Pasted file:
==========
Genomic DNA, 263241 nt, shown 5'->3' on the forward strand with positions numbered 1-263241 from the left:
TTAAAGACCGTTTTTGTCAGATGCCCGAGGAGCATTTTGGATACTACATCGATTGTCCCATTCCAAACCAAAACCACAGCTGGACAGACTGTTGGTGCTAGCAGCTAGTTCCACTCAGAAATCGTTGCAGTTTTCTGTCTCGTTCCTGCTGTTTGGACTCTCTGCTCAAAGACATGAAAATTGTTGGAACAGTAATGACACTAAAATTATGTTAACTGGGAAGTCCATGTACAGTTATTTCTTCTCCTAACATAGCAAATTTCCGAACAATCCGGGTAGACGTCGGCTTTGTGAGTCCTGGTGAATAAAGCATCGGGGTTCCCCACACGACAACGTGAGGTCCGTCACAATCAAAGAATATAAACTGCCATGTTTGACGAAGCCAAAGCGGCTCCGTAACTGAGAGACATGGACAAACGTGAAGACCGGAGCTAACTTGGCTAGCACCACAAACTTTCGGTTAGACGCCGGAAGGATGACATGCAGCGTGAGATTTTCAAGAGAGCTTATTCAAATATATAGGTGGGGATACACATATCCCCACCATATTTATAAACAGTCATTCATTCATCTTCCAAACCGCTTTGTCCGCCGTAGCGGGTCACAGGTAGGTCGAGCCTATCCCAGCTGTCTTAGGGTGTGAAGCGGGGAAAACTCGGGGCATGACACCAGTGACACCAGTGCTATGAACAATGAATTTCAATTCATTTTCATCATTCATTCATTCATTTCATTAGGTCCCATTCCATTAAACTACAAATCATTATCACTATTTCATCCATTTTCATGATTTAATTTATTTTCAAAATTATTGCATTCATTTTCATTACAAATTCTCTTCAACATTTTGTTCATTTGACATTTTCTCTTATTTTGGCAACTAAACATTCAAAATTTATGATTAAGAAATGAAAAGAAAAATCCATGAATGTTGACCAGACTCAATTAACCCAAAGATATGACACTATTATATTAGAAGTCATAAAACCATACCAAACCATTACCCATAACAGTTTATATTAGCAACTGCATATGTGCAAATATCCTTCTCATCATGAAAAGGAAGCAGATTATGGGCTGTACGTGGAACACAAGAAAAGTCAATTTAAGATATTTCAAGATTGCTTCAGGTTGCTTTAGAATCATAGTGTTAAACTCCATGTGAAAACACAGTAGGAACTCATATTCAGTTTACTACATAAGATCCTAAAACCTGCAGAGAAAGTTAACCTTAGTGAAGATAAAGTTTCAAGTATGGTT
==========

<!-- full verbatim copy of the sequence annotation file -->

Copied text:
Genomic DNA, 263241 nt, shown 5'->3' on the forward strand with positions numbered 1-263241 from the left:
TTAAAGACCGTTTTTGTCAGATGCCCGAGGAGCATTTTGGATACTACATCGATTGTCCCATTCCAAACCAAAACCACAGCTGGACAGACTGTTGGTGCTAGCAGCTAGTTCCACTCAGAAATCGTTGCAGTTTTCTGTCTCGTTCCTGCTGTTTGGACTCTCTGCTCAAAGACATGAAAATTGTTGGAACAGTAATGACACTAAAATTATGTTAACTGGGAAGTCCATGTACAGTTATTTCTTCTCCTAACATAGCAAATTTCCGAACAATCCGGGTAGACGTCGGCTTTGTGAGTCCTGGTGAATAAAGCATCGGGGTTCCCCACACGACAACGTGAGGTCCGTCACAATCAAAGAATATAAACTGCCATGTTTGACGAAGCCAAAGCGGCTCCGTAACTGAGAGACATGGACAAACGTGAAGACCGGAGCTAACTTGGCTAGCACCACAAACTTTCGGTTAGACGCCGGAAGGATGACATGCAGCGTGAGATTTTCAAGAGAGCTTATTCAAATATATAGGTGGGGATACACATATCCCCACCATATTTATAAACAGTCATTCATTCATCTTCCAAACCGCTTTGTCCGCCGTAGCGGGTCACAGGTAGGTCGAGCCTATCCCAGCTGTCTTAGGGTGTGAAGCGGGGAAAACTCGGGGCATGACACCAGTGACACCAGTGCTATGAACAATGAATTTCAATTCATTTTCATCATTCATTCATTCATTTCATTAGGTCCCATTCCATTAAACTACAAATCATTATCACTATTTCATCCATTTTCATGATTTAATTTATTTTCAAAATTATTGCATTCATTTTCATTACAAATTCTCTTCAACATTTTGTTCATTTGACATTTTCTCTTATTTTGGCAACTAAACATTCAAAATTTATGATTAAGAAATGAAAAGAAAAATCCATGAATGTTGACCAGACTCAATTAACCCAAAGATATGACACTATTATATTAGAAGTCATAAAACCATACCAAACCATTACCCATAACAGTTTATATTAGCAACTGCATATGTGCAAATATCCTTCTCATCATGAAAAGGAAGCAGATTATGGGCTGTACGTGGAACACAAGAAAAGTCAATTTAAGATATTTCAAGATTGCTTCAGGTTGCTTTAGAATCATAGTGTTAAACTCCATGTGAAAACACAGTAGGAACTCATATTCAGTTTACTACATAAGATCCTAAAACCTGCAGAGAAAGTTAACCTTAGTGAAGATAAAGTTTCAAGTATGGTT